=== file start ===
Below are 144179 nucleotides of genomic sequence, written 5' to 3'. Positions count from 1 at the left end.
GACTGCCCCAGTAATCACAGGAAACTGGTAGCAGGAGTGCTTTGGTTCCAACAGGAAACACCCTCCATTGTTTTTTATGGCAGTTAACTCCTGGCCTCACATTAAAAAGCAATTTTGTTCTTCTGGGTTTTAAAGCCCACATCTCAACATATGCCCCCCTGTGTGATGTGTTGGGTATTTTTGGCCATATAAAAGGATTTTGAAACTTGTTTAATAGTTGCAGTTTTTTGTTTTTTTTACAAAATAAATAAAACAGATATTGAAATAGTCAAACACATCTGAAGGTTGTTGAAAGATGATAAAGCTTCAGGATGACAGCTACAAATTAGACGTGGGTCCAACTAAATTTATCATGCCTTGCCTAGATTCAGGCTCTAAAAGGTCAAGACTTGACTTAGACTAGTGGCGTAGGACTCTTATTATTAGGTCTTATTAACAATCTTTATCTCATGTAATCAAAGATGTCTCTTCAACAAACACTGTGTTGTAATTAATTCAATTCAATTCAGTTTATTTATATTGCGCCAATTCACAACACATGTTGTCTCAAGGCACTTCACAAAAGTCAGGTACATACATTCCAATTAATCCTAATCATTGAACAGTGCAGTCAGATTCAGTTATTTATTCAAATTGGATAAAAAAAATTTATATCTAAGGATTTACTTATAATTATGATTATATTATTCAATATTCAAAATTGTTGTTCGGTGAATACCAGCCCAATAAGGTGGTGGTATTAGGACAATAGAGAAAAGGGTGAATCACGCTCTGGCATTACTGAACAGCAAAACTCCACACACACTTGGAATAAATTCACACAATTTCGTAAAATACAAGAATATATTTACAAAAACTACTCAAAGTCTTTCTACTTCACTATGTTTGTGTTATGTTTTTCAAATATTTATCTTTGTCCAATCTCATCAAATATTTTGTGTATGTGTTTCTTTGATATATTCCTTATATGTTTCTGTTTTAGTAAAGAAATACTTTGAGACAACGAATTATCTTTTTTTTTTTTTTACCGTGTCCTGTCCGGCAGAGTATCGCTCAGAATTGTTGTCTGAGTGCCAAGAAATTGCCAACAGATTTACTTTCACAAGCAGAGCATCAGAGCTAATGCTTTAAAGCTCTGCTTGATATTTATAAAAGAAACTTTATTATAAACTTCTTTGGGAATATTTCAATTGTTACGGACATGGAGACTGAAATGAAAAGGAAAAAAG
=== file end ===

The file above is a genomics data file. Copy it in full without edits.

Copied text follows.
Below are 144179 nucleotides of genomic sequence, written 5' to 3'. Positions count from 1 at the left end.
GACTGCCCCAGTAATCACAGGAAACTGGTAGCAGGAGTGCTTTGGTTCCAACAGGAAACACCCTCCATTGTTTTTTATGGCAGTTAACTCCTGGCCTCACATTAAAAAGCAATTTTGTTCTTCTGGGTTTTAAAGCCCACATCTCAACATATGCCCCCCTGTGTGATGTGTTGGGTATTTTTGGCCATATAAAAGGATTTTGAAACTTGTTTAATAGTTGCAGTTTTTTGTTTTTTTTACAAAATAAATAAAACAGATATTGAAATAGTCAAACACATCTGAAGGTTGTTGAAAGATGATAAAGCTTCAGGATGACAGCTACAAATTAGACGTGGGTCCAACTAAATTTATCATGCCTTGCCTAGATTCAGGCTCTAAAAGGTCAAGACTTGACTTAGACTAGTGGCGTAGGACTCTTATTATTAGGTCTTATTAACAATCTTTATCTCATGTAATCAAAGATGTCTCTTCAACAAACACTGTGTTGTAATTAATTCAATTCAATTCAGTTTATTTATATTGCGCCAATTCACAACACATGTTGTCTCAAGGCACTTCACAAAAGTCAGGTACATACATTCCAATTAATCCTAATCATTGAACAGTGCAGTCAGATTCAGTTATTTATTCAAATTGGATAAAAAAAATTTATATCTAAGGATTTACTTATAATTATGATTATATTATTCAATATTCAAAATTGTTGTTCGGTGAATACCAGCCCAATAAGGTGGTGGTATTAGGACAATAGAGAAAAGGGTGAATCACGCTCTGGCATTACTGAACAGCAAAACTCCACACACACTTGGAATAAATTCACACAATTTCGTAAAATACAAGAATATATTTACAAAAACTACTCAAAGTCTTTCTACTTCACTATGTTTGTGTTATGTTTTTCAAATATTTATCTTTGTCCAATCTCATCAAATATTTTGTGTATGTGTTTCTTTGATATATTCCTTATATGTTTCTGTTTTAGTAAAGAAATACTTTGAGACAACGAATTATCTTTTTTTTTTTTTTACCGTGTCCTGTCCGGCAGAGTATCGCTCAGAATTGTTGTCTGAGTGCCAAGAAATTGCCAACAGATTTACTTTCACAAGCAGAGCATCAGAGCTAATGCTTTAAAGCTCTGCTTGATATTTATAAAAGAAACTTTATTATAAACTTCTTTGGGAATATTTCAATTGTTACGGACATGGAGACTGAAATGAAAAGGAAAAAAG